(Seas) Employment-Population Ratio
Year Jan Aug
2001 64.4 63.2
2002 62.7 62.7
2003 62.5 62.1
2004 62.3 62.4
2005 62.4 62.9
2006 62.9 63.1
2007 63.3 62.7
2008 62.9 62.0
2009 60.6 59.1
2010 58.5 58.5
2011 58.4 58.3
2012 58.5 58.3

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Response to ck4829 (Original post)

Sat Sep 8, 2012, 11:39 AM

5. Usually if there are unfilled jobs that don't require specific experience or education

It is usually one or all these factors: it has a reputation as an awful place to work, they are paying very poorly, and/or they are too picky. Every once in a while a company goes through a major expansion and hires a bunch of people. I really wondered about one place that had 500+ applicants despite paying $9/hour and only found 50 of the 100 they needed of them hireable despite the fact that it was all on the job training. It must have been O, A, and G that caused there to be over 450 applicants that they wouldn't consider hiring. In this case, it cuts both ways. If a company can't find people to hire, they need to pay more or accept applicants who might not be perfectly ideal.
If Right Wingers are referring to people not trying to get hired for jobs that they are overqualified for, it helps other people who are applying for those jobs get them since there is less competition.
When unemployment is under 4% and there are almost no jobs paying under $10/hour or its inflationary equivalent, we can talk about people sitting out of employment unless they get a perfect job.

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Response to Nikia (Reply #5)

Sat Sep 8, 2012, 12:08 PM

7. O is a big factor, especially since so many new jobs are McJobs. Employers assume

you'll jump ship as soon as something better comes along, which is a tacit admission that they know they're paying crap and have bad working environments.

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Response to ck4829 (Original post)

Sat Sep 8, 2012, 11:46 AM

6. This doesn't help: Republicans Have Blocked The American Jobs Act For One Year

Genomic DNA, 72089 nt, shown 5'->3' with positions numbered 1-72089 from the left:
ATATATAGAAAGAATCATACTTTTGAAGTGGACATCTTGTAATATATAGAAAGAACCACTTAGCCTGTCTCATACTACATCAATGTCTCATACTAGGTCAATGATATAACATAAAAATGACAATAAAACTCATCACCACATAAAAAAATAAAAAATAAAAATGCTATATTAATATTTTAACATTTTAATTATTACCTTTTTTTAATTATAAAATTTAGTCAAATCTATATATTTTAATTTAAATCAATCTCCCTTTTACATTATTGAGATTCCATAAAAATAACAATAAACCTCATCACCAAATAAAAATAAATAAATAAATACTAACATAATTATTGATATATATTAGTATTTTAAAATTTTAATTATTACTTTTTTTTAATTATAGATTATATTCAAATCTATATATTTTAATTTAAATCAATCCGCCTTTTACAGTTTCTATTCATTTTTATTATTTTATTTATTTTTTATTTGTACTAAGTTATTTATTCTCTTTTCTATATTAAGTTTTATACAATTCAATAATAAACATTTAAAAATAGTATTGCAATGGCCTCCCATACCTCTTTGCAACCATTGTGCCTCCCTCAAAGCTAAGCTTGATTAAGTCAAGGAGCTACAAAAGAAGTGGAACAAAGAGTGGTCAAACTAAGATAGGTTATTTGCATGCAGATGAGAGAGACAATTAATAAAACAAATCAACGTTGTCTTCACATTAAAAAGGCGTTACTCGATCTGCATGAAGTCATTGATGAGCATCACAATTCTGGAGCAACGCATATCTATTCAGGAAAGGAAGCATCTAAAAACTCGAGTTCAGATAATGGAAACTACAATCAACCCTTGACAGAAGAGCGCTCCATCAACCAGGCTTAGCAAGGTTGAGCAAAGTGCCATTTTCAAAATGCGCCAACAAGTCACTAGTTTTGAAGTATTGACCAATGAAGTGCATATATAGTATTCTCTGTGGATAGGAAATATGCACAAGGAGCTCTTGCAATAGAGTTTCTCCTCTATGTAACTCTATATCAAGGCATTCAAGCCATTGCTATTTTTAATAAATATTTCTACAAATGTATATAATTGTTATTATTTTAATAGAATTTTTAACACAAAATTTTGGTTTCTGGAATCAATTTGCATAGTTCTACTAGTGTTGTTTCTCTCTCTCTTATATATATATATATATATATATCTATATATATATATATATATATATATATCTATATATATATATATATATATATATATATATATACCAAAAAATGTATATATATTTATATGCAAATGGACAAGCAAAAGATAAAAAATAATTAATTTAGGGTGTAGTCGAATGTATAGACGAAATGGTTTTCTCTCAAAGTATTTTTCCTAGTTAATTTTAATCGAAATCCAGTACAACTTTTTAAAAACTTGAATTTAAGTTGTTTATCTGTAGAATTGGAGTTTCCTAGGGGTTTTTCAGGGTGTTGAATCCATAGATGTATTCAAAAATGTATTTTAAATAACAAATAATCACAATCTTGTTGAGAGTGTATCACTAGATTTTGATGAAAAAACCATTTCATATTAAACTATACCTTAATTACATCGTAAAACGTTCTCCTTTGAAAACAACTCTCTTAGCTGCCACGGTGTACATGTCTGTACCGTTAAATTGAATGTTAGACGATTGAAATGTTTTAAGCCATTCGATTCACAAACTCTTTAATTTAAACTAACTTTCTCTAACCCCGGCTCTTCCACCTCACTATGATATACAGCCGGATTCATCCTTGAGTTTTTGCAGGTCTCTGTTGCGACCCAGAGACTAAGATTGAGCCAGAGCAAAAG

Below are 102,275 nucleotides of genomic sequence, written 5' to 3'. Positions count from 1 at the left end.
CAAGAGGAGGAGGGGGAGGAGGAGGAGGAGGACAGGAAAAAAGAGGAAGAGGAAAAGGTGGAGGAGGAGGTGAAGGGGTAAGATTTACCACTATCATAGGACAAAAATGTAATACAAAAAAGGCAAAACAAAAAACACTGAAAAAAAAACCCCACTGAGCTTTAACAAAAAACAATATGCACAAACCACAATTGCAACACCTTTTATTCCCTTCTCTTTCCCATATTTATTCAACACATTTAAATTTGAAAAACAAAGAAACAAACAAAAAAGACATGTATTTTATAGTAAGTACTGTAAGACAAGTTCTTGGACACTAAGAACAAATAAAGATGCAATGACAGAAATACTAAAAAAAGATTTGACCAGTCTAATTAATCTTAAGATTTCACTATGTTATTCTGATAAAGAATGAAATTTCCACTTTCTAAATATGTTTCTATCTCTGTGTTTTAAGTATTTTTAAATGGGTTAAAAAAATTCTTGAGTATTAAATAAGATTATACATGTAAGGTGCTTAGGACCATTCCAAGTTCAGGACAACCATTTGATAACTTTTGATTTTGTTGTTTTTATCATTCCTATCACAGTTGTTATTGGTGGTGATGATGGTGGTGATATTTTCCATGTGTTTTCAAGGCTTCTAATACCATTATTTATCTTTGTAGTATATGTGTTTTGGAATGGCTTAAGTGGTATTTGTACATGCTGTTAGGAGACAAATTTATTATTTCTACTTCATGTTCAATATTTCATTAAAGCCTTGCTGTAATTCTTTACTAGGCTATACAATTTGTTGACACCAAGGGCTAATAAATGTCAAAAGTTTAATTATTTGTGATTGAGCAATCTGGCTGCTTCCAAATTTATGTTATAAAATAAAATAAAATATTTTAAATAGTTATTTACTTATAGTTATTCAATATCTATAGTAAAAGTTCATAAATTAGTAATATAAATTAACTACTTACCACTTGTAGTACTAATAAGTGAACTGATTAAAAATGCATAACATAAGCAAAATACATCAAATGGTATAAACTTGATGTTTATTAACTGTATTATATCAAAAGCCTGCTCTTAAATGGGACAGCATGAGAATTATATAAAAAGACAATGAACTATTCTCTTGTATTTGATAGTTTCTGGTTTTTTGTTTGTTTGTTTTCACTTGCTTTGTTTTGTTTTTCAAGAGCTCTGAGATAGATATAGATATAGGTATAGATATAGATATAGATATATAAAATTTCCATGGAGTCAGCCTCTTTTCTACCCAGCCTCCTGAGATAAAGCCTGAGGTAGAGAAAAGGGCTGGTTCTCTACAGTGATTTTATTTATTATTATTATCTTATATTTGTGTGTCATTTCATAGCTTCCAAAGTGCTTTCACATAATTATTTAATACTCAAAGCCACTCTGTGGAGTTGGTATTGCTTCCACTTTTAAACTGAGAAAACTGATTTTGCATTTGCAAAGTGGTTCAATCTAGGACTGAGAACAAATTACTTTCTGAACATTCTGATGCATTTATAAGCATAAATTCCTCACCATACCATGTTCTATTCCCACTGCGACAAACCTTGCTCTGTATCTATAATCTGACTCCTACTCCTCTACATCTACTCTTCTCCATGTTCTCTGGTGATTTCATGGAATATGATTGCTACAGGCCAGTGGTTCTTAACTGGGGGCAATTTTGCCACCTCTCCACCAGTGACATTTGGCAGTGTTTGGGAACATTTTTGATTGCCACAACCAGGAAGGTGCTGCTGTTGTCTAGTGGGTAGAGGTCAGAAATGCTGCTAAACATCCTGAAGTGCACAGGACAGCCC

On September 8, 2011 — one year ago tomorrow — President Obama laid out a series of policy proposals known collectively as the American Jobs Act. The plan included stimulus spending in the form of immediate infrastructure investments, tax credits for working Americans and employers to encourage consumer spending and job growth, and efforts to shore up state and local budgets to prevent further layoffs of teachers, firefighters, police officers, and other public safety officials.

The American Jobs Act never became law, however, because Republicans opposed it from the start, blasting it as another form of “failed stimulus” that wouldn’t help the economy. (They ignored the fact that the first “failed stimulus,” the American Recovery and Reinvestment Act, wasn’t a failure at all.) One month later, the GOP blocked the bill in the Senate, preventing the creation of more than a million jobs and the added growth that multiple economists predicted would occur if the bill passed:

–Moody’s Analytics estimated the American Jobs Act would create 1.9 million jobs and add two percent to gross domestic product.
–The Economic Policy Institute estimated it would create 2.6 million jobs and protect an addition 1.6 million existing jobs.

–Macroeconomic Advisers predicted it would create 2.1 million jobs and boost GDP by 1.5 percent.
–Goldman Sachs estimated it would add 1.5 percent to GDP.


http://thinkprogress.org/economy/2012/09/07/812251/republicans-blocked-jobs-act-one-year/

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Response to ck4829 (Original post)

Sat Sep 8, 2012, 12:14 PM

8. The problem of unemployment can't be fixed until the sea-change

in the nature of work is addressed. neither party is even pretending to notice that.

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Response to KG (Reply #8)